08/05/2010 – SOURCE: WWW.INDYSTAR.COM [Click for full article.]
Two-time Point Guard College graduate, and Butler point guard, Ronald Nored, normally leads his team on the court, but now the college player is coaching an AAU summer travel team
If Ronald Nored ever becomes a college basketball coach, he won’t be a facsimile of Butler’s Brad Stevens.
Butler’s Ronald Nored can’t play basketball while he recovers from shin surgery, so the junior is coaching an AAU team, The Truth, this summer. He encourages his players (top), months after savoring an upset of NCAA Tournament No. 1 seed Syracuse.
The enduring image of Stevens from this year’s NCAA Tournament is that of the 33-year-old coach calmly pacing the sideline with arms folded. Nored, the 20-year-old Bulldogs point guard, has not been so restrained when coaching a summer AAU team.
There was the game he picked up two technicals and was ejected. Or the moment he called timeout just to applaud his players because he was so surprised they executed a play correctly.
Nored is recovering from shin surgery, so if he can’t play basketball, coaching is the next best thing.
Nored’s ambition is to become one of Stevens’ coaching colleagues. If not on Butler’s staff, then elsewhere. Nored said he enjoys everything about the sport, from travel to preparation to recruiting.
“I don’t think there’s anything better than college basketball when you think about sports,” Nored said. “Being a recruit, I’ve seen how the coaches recruit. As a player, I’ve seen it.”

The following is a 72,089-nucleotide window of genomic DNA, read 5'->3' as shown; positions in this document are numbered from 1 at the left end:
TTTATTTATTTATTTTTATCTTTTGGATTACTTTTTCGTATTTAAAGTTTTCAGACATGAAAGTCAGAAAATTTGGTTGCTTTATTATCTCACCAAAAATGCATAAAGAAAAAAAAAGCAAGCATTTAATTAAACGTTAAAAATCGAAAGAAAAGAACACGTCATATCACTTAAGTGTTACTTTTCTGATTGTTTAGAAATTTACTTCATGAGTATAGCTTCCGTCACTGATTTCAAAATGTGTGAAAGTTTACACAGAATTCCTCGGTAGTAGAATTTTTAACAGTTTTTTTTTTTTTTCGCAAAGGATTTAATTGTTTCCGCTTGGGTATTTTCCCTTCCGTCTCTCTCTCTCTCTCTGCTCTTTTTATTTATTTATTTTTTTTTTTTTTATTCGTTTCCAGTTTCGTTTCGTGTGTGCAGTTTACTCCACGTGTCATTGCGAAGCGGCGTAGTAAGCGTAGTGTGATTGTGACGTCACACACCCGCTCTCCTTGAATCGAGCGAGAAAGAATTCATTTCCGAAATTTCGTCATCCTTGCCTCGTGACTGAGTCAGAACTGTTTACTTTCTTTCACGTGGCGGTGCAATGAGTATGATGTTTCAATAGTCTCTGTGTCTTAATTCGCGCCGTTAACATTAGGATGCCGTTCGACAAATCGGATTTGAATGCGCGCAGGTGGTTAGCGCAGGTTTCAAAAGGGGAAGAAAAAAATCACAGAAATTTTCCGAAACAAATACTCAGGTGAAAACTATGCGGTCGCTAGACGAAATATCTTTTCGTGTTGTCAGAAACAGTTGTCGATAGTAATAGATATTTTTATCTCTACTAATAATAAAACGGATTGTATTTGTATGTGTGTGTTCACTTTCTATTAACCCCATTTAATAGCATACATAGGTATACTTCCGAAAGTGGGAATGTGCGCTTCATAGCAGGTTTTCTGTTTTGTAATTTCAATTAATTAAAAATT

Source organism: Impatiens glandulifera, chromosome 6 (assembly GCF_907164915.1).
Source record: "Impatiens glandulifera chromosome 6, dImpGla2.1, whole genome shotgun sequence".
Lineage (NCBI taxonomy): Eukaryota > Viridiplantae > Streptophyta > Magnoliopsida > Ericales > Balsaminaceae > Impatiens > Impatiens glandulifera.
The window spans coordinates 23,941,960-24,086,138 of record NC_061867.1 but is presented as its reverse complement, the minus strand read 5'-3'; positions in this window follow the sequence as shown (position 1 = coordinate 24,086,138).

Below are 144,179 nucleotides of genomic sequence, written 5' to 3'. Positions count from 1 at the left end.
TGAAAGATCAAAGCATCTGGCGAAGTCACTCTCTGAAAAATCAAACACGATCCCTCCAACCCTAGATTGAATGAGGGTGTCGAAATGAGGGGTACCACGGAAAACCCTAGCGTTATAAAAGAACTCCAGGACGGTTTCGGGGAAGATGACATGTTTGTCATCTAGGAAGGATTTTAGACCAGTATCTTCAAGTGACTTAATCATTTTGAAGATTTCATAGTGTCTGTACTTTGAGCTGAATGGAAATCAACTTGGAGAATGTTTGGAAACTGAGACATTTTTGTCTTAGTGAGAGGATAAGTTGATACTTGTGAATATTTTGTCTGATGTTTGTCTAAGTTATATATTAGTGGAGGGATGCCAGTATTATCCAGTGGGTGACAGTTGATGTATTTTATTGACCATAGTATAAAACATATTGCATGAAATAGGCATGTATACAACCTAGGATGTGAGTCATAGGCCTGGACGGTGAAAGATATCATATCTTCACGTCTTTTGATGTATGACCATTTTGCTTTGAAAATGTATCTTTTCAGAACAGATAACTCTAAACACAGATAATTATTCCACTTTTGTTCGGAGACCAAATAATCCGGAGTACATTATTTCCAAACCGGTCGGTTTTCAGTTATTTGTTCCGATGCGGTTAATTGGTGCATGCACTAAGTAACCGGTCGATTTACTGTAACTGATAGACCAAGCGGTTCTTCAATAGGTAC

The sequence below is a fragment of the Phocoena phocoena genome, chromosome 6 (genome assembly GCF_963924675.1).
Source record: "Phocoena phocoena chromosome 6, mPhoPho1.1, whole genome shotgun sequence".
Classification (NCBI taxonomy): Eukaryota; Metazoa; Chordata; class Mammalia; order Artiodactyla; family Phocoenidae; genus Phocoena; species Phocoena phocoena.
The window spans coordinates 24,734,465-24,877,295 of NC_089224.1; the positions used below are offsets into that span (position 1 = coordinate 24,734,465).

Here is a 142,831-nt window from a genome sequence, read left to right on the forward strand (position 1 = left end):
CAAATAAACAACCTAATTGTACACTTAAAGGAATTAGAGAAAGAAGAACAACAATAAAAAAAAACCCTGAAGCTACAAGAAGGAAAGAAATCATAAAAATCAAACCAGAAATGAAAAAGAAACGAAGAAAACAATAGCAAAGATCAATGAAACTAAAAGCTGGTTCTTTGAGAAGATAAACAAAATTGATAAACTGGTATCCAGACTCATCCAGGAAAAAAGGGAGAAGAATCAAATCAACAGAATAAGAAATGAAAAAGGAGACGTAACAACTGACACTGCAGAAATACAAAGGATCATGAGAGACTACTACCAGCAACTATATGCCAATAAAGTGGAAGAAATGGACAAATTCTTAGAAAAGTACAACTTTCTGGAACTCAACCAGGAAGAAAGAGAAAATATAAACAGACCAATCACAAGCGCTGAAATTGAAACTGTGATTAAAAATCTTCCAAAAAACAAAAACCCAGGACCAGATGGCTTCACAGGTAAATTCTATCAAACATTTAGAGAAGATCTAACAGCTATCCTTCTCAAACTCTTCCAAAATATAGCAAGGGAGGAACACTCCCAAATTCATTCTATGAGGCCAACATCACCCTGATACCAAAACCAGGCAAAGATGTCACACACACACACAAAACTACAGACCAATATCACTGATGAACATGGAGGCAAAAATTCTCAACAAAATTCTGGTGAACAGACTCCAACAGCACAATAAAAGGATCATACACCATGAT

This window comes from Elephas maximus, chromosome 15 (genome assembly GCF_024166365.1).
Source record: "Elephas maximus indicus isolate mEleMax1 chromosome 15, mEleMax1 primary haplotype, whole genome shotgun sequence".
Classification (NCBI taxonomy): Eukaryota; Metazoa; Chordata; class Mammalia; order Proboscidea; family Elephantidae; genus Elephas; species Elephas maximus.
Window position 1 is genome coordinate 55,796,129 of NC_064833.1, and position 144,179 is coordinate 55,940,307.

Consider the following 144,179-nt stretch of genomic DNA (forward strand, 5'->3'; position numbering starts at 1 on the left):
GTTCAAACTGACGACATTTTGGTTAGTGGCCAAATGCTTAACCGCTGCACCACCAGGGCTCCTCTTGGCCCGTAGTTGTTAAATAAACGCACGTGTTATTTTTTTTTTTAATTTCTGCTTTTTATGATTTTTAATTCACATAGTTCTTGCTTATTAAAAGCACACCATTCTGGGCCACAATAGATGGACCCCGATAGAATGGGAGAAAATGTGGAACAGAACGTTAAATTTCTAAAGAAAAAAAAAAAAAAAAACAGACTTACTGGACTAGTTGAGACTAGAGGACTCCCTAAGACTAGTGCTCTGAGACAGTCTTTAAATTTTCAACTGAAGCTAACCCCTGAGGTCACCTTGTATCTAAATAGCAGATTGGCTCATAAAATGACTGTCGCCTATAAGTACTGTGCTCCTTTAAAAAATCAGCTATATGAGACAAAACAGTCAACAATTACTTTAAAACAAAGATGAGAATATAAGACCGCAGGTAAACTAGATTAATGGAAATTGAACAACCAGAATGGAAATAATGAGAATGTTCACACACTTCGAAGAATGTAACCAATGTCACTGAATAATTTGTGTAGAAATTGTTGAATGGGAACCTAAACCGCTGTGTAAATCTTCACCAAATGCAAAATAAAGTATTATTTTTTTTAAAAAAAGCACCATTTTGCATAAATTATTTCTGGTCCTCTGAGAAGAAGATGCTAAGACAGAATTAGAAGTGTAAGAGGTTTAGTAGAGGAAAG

Nored said his relationship with the players is like that of an older brother, especially on those occasions he is angry.
“He knows how to discipline us at times,” said Zach Taylor, a junior at Hamilton Southeastern. “If we get out of control, he tells us we need to get focused and stay in line.”
Gardner and Taylor said they enjoyed having a college player in charge. They repeatedly said Nored “knows what he’s talking about.”
The Butler junior is enduring a second successive summer of limited activity. Stress fractures in both legs kept him sidelined a year ago, and he didn’t resume full workouts until the Bulldogs began formal practice in mid-October.
He still became the Horizon League’s co-Defensive Player of the Year and often made key offensive plays late in NCAA Tournament games. Nored said his shins didn’t feel sore during the run to the championship game, but he had a recurrence of pain thereafter.
One shin had a noticeable bump on it. So he opted for what he called minor surgery June 16.
“It got to the point where I don’t want to sit four weeks every summer,” Nored said. “I thought it would be great if I got through a quick rehab and not worry about my shins anymore.”
He said his recovery is ahead of where it was last summer and that he expects to resume playing well before the start of practice for the 2010-11 season.
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After 82 regular season games, the NBA schedule rolls into the playoffs this weekend where a pair of PGC grads will make their postseason debuts.
Founded in 1939, the NCAA Tournament has provided decades of entertainment, elation, and heartache to players and coaches all over the country.
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